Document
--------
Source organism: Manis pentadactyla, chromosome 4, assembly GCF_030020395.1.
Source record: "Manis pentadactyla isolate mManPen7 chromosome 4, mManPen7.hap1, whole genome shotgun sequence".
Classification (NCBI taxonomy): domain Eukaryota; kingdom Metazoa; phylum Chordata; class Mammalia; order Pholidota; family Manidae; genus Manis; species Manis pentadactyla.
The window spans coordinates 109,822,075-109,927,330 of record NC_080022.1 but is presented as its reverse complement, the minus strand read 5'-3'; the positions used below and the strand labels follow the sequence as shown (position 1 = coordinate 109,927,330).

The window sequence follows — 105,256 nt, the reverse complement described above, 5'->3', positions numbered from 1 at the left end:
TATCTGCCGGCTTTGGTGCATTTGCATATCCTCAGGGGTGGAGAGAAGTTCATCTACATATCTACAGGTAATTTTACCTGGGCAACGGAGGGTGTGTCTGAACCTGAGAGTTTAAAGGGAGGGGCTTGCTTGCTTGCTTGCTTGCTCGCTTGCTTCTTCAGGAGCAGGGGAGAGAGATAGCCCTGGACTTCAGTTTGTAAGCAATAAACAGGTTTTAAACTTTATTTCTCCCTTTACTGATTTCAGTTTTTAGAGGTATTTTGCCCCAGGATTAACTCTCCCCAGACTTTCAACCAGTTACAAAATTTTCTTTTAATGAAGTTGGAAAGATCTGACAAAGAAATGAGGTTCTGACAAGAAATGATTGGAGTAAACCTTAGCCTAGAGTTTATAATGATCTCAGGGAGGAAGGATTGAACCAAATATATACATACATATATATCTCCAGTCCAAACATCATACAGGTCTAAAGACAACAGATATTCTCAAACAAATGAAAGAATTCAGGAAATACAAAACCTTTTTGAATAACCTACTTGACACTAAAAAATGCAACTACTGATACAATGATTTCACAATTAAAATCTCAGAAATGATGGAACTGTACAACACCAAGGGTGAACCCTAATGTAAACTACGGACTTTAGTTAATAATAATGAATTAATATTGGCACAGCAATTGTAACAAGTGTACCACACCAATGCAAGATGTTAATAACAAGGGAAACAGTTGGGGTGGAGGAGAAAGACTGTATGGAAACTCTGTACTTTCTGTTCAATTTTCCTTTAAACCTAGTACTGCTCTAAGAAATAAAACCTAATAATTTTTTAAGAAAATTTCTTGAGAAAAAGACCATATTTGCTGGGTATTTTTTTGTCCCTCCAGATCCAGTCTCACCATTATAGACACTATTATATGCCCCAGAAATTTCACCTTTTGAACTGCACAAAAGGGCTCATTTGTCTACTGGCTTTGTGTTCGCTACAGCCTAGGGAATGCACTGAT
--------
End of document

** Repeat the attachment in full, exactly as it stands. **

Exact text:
Source organism: Manis pentadactyla, chromosome 4, assembly GCF_030020395.1.
Source record: "Manis pentadactyla isolate mManPen7 chromosome 4, mManPen7.hap1, whole genome shotgun sequence".
Classification (NCBI taxonomy): domain Eukaryota; kingdom Metazoa; phylum Chordata; class Mammalia; order Pholidota; family Manidae; genus Manis; species Manis pentadactyla.
The window spans coordinates 109,822,075-109,927,330 of record NC_080022.1 but is presented as its reverse complement, the minus strand read 5'-3'; the positions used below and the strand labels follow the sequence as shown (position 1 = coordinate 109,927,330).

The window sequence follows — 105,256 nt, the reverse complement described above, 5'->3', positions numbered from 1 at the left end:
TATCTGCCGGCTTTGGTGCATTTGCATATCCTCAGGGGTGGAGAGAAGTTCATCTACATATCTACAGGTAATTTTACCTGGGCAACGGAGGGTGTGTCTGAACCTGAGAGTTTAAAGGGAGGGGCTTGCTTGCTTGCTTGCTTGCTCGCTTGCTTCTTCAGGAGCAGGGGAGAGAGATAGCCCTGGACTTCAGTTTGTAAGCAATAAACAGGTTTTAAACTTTATTTCTCCCTTTACTGATTTCAGTTTTTAGAGGTATTTTGCCCCAGGATTAACTCTCCCCAGACTTTCAACCAGTTACAAAATTTTCTTTTAATGAAGTTGGAAAGATCTGACAAAGAAATGAGGTTCTGACAAGAAATGATTGGAGTAAACCTTAGCCTAGAGTTTATAATGATCTCAGGGAGGAAGGATTGAACCAAATATATACATACATATATATCTCCAGTCCAAACATCATACAGGTCTAAAGACAACAGATATTCTCAAACAAATGAAAGAATTCAGGAAATACAAAACCTTTTTGAATAACCTACTTGACACTAAAAAATGCAACTACTGATACAATGATTTCACAATTAAAATCTCAGAAATGATGGAACTGTACAACACCAAGGGTGAACCCTAATGTAAACTACGGACTTTAGTTAATAATAATGAATTAATATTGGCACAGCAATTGTAACAAGTGTACCACACCAATGCAAGATGTTAATAACAAGGGAAACAGTTGGGGTGGAGGAGAAAGACTGTATGGAAACTCTGTACTTTCTGTTCAATTTTCCTTTAAACCTAGTACTGCTCTAAGAAATAAAACCTAATAATTTTTTAAGAAAATTTCTTGAGAAAAAGACCATATTTGCTGGGTATTTTTTTGTCCCTCCAGATCCAGTCTCACCATTATAGACACTATTATATGCCCCAGAAATTTCACCTTTTGAACTGCACAAAAGGGCTCATTTGTCTACTGGCTTTGTGTTCGCTACAGCCTAGGGAATGCACTGAT